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Dogma verses Anti-Dogma

November 4, 2009

Dogma verses Anti-Dogma

Another battle that will probably continue is the question of dogma. Is dogma wrong? Many people would have an example of a
dogma that they see as being wrong and would use it to invalidate all dogmas. Dogma in some circles is considered to be something of an oddity against a range of liberties and free thoughts. They may argue that all dogma is bad because it restricts and controls the follower to a set of rules that cannot be reasoned against. They see it as mindless indoctrination, like we had in the Soviet Union or in China to produce believers from the unwilling. Dogma for some people is equivalent to have a lobotomy.

The problem comes in defining all dogma as the same. If all dogma is equally guilty of the same crime then it follows that they must all be wrong. The question is applied to all dogmas if logically correct must also be applied to anti-dogma reasoning. Those that claim to oppose the concept of any dogmas have inadvertently adopted the dogma that all dogma is wrong. The concept of an anti-dogma produces a dogma and therefore cannot exist in reason. It is like using mathematics to prove that mathematics is useless. The fact that mathematics must be used to make the case proves its value. So the question should never be about whether it is wrong to have any dogmas, rather it should be about the validity of individual dogmas.

We do adhere to many dogmas without much though because to question every action or decision in life would be tedious and draining. So we accept things like spelling conventions, mathematical formula, rules of a society because we were taught their value at some time in the past. The issue has been resolved in the mind and now it is applied without endless argument.

In the world of thoughts and ideas we have competing dogmas thrown at us from every direct. This sometimes follows the same pattern as learning mathematics where a formula for life is learned and the argument is mentally resolved. Who do you vote for? Why do it? What principles are you applying in this decision? How did you decide that these principles were correct? Somewhere along this path you will find at least one dogma that you have accepted to build the case for the rest of your reasoning.

For example: “We hold these truths to be self evident…” Why are they self evident and to whom are they self evident?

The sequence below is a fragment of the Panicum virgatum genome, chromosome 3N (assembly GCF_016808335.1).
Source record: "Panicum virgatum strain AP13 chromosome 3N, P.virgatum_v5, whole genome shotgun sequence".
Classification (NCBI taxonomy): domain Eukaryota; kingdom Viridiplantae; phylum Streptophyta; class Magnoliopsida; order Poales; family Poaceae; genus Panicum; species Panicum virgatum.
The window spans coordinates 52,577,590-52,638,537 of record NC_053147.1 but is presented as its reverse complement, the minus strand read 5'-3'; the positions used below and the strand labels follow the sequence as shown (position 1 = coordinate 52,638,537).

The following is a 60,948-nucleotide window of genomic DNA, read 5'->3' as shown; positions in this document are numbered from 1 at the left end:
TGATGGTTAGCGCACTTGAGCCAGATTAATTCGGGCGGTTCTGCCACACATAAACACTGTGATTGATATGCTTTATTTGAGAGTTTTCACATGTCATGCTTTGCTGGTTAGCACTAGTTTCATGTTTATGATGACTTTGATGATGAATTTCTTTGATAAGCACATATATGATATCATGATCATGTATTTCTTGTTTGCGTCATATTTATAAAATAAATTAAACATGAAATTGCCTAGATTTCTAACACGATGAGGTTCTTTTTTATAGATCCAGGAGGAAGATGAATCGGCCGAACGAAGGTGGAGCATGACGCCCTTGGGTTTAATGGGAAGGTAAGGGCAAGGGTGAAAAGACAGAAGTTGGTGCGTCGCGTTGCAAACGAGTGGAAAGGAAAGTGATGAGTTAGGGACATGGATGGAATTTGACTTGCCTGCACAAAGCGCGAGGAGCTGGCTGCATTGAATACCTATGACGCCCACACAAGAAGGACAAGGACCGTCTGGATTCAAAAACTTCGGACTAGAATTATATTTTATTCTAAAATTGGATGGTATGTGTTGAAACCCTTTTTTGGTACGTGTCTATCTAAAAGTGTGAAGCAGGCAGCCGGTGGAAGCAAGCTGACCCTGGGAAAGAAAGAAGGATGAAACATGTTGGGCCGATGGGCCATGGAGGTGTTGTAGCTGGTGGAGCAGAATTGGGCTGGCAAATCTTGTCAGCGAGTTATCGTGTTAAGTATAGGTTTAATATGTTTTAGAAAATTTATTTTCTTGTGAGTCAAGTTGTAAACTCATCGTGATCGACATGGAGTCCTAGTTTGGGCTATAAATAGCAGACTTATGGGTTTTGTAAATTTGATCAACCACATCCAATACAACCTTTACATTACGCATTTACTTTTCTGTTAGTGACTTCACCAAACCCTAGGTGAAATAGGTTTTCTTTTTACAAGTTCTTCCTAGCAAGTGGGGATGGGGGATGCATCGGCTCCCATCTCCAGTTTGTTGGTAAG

In the case of Communist Manifesto by Engels and Marx there was a whole range of applied dogmas that they needed to accept long before they produced their final book of Marxism. Equality implying socialism is valid; the value of the individual; the existence of God/s were all decided long before they built the case. Similarly Mein Kampf could not have been written without Hitler first accepting the dogmas of the Super Man as described by Nietzsche. The apples never fall far from their dogmatic tree.

In rejecting genocide we are not sitting down each time and arguing the pros and cons of its merits. Instead we follow the argument based upon some preconceived notions.

A: that genocide is morally wrong

B: that morality is based upon a morality that we have accepted

The reason why we accept one form of morality over another is often because we are taught one version and given compelling reason to accept those lessons. Failure to provide a compelling reason offers nothing but an exit clause to any morality or ethics.

Choice is important in this talk about dogma and anti-dogma. You can no more objectively arrive at moral standpoint than you can dismiss one objectively. Our views of morality come from ideologies that we adopt and ideologies are ‘points of view’ and hardly objective. Even anarchism is relative to a point of view about what it rejects. Nihilism may offer to wipe the slate and start again with a new set of objectives but in doing so has already accepted itself as the dogmatic premise.

The word ‘dogma’ should not be feared, because it is neutral word that people have granted unwarranted special meaning. In doing so they have missed the point of what they are trying oppose t because they are opposing generalizations rather than specifics. It betrays a lack of knowledge about why anyone should accept something is wrong other than it is a dogma. Instead what we should tackled it the specific elements of that dogma against what can be some very compelling arguments. So perhaps we can put aside the dogma of anti-dogmatism. It has become an oxymoron.

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